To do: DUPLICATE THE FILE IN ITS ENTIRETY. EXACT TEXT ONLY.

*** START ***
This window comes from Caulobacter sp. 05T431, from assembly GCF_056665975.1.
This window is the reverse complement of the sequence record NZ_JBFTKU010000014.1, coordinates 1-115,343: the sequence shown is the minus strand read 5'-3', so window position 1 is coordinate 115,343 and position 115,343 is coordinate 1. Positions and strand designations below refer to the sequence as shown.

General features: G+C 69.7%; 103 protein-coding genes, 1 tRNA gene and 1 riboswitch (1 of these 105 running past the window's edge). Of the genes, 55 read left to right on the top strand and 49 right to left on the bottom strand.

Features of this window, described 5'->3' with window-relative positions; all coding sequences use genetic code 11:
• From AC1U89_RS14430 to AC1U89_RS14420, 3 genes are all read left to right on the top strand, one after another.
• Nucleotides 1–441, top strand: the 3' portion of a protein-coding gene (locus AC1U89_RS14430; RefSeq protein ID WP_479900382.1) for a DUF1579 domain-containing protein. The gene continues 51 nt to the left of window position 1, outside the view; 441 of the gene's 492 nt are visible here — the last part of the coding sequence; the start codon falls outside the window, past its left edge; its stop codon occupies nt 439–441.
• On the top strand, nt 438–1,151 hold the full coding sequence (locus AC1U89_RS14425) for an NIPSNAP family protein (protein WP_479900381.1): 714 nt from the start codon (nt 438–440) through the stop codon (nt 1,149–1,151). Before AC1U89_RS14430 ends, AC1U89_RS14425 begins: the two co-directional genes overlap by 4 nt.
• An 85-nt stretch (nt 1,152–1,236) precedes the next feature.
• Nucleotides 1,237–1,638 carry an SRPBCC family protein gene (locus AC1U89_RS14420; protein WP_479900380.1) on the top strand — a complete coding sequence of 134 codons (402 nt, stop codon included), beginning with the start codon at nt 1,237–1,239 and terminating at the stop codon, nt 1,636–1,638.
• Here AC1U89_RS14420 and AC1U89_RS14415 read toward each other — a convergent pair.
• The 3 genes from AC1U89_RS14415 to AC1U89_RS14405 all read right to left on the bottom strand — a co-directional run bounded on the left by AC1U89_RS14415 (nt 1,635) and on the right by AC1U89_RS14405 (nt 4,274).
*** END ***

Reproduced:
This window comes from Caulobacter sp. 05T431, from assembly GCF_056665975.1.
This window is the reverse complement of the sequence record NZ_JBFTKU010000014.1, coordinates 1-115,343: the sequence shown is the minus strand read 5'-3', so window position 1 is coordinate 115,343 and position 115,343 is coordinate 1. Positions and strand designations below refer to the sequence as shown.

General features: G+C 69.7%; 103 protein-coding genes, 1 tRNA gene and 1 riboswitch (1 of these 105 running past the window's edge). Of the genes, 55 read left to right on the top strand and 49 right to left on the bottom strand.

Features of this window, described 5'->3' with window-relative positions; all coding sequences use genetic code 11:
• From AC1U89_RS14430 to AC1U89_RS14420, 3 genes are all read left to right on the top strand, one after another.
• Nucleotides 1–441, top strand: the 3' portion of a protein-coding gene (locus AC1U89_RS14430; RefSeq protein ID WP_479900382.1) for a DUF1579 domain-containing protein. The gene continues 51 nt to the left of window position 1, outside the view; 441 of the gene's 492 nt are visible here — the last part of the coding sequence; the start codon falls outside the window, past its left edge; its stop codon occupies nt 439–441.
• On the top strand, nt 438–1,151 hold the full coding sequence (locus AC1U89_RS14425) for an NIPSNAP family protein (protein WP_479900381.1): 714 nt from the start codon (nt 438–440) through the stop codon (nt 1,149–1,151). Before AC1U89_RS14430 ends, AC1U89_RS14425 begins: the two co-directional genes overlap by 4 nt.
• An 85-nt stretch (nt 1,152–1,236) precedes the next feature.
• Nucleotides 1,237–1,638 carry an SRPBCC family protein gene (locus AC1U89_RS14420; protein WP_479900380.1) on the top strand — a complete coding sequence of 134 codons (402 nt, stop codon included), beginning with the start codon at nt 1,237–1,239 and terminating at the stop codon, nt 1,636–1,638.
• Here AC1U89_RS14420 and AC1U89_RS14415 read toward each other — a convergent pair.
• The 3 genes from AC1U89_RS14415 to AC1U89_RS14405 all read right to left on the bottom strand — a co-directional run bounded on the left by AC1U89_RS14415 (nt 1,635) and on the right by AC1U89_RS14405 (nt 4,274).